The biggest thumb-in-the-eye problem for Itanium was that it required new compiler technology (for EPIC technology) which was never developed. As I understand it, most speed improvements from Itanium came from other technologies like: moving to DDR3 memory, die shrinks, multiple cores, all which would have all happened had Intel stuck with HP's super-scalar RISC (PA-RISC, DEC-Alpha, etc). Okay so now the "big race" is down to three horses: Itanium from Intel, POWER from IBM, SPARC from Oracle/Sun. Meanwhile, x86-64 gets more powerful every 18 months and many people wonder if the big three horses are on the verge of becoming irrelevant. With Oracle pushing SPARC, Intel and HP only have one option: Give Oracle's hardware business a spanking by dropping the price of Itanium hardware and software.
p.s. server sales over the past 12 months show HP-Itegrity (HP's brand for Itanium platforms) with at least 80% market share in the Enterprise Server Category. Having Oracle withdraw enterprise's favorite database product will cause this number to drop. Other than a full-scale price war with Oracle, HP doesn't have any other choice than to send Oracle payola to save Oracle on Itanium (cutting Oracle in on Integrity profits)
the best way to understand iAPX 432 is simply "the anti-RISC" - it's almost as if they looked at everything Cocke et al were learning, and chose the opposite.
anyway, ia64 was very usable, and sometimes even competitive in performance. the problem was that x86_64 was so much easier to get along with, vastly cheaper, and soon ubiquitous. the story for ia64 was basically over as soon as Intel gave in to AMD's x86_64. proponents still argue that ia64 has unmatched RAS, but the fact is that modern service architecture is based on having lots of machines, rather than one gold-plated megabox with hotswap raid1 dimms. there's still a market, tiny in volume, for mainframes, though. I don't think that's enough for ia64 to survive on though.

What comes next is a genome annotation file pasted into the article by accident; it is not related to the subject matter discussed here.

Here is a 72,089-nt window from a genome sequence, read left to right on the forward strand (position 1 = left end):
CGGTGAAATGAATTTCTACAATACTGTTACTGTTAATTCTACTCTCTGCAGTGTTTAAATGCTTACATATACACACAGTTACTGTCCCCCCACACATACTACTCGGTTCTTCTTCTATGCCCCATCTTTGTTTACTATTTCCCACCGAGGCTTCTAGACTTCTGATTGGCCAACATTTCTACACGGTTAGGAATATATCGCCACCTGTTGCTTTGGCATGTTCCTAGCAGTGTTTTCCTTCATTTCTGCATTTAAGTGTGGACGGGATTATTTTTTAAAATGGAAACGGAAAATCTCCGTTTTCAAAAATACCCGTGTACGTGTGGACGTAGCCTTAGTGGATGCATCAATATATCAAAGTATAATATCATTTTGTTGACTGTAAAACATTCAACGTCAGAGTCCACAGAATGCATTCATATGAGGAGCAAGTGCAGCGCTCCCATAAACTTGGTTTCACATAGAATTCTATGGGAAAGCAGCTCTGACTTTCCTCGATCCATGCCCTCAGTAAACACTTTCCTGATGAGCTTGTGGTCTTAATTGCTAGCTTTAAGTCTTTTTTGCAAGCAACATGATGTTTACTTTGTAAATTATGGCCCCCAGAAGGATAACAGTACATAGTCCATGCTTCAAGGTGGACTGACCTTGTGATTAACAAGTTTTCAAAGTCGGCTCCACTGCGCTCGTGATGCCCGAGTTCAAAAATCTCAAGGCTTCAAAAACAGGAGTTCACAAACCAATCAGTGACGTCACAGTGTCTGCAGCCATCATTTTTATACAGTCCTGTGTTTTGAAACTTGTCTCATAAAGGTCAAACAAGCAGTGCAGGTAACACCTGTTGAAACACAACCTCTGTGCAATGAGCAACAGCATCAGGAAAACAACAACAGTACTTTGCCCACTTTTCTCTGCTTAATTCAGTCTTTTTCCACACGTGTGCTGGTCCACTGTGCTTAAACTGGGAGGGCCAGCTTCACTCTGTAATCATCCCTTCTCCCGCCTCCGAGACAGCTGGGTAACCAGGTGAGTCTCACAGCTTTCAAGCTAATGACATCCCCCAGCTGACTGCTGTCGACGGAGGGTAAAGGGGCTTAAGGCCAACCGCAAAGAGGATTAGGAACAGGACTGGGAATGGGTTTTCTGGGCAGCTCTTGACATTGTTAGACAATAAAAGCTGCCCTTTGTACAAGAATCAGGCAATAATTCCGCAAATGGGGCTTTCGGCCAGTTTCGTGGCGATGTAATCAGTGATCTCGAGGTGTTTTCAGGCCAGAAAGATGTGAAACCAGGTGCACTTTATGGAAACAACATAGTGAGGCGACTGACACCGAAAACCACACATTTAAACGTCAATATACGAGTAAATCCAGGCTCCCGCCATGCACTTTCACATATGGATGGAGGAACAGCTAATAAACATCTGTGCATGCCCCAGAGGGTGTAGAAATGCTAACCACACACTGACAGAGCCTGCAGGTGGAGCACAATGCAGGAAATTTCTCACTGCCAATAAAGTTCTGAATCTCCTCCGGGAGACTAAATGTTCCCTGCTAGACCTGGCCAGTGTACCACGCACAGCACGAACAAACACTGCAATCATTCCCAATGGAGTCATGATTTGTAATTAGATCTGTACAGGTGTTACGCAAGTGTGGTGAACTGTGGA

You wrote: "Several years ago, Intel rolled out Itanium for high-end servers. The product was late and has been a major bust. Perhaps it is Intel's biggest mistake ever."
Even worse than the iAPX-432? I don't think so.
What are the engineering and design challenges in creating successful IoT devices? These devices are usually small, resource-constrained electronics designed to sense, collect, send, and/or interpret data. Some of the devices need to be smart enough to act upon data in real time, 24/7. Are the design challenges the same as with embedded systems, but with a little developer- and IT-skills added in? What do engineers need to know? Rick Merritt talks with two experts about the tools and best options for designing IoT devices in 2016. Specifically the guests will discuss sensors, security, and lessons from IoT deployments.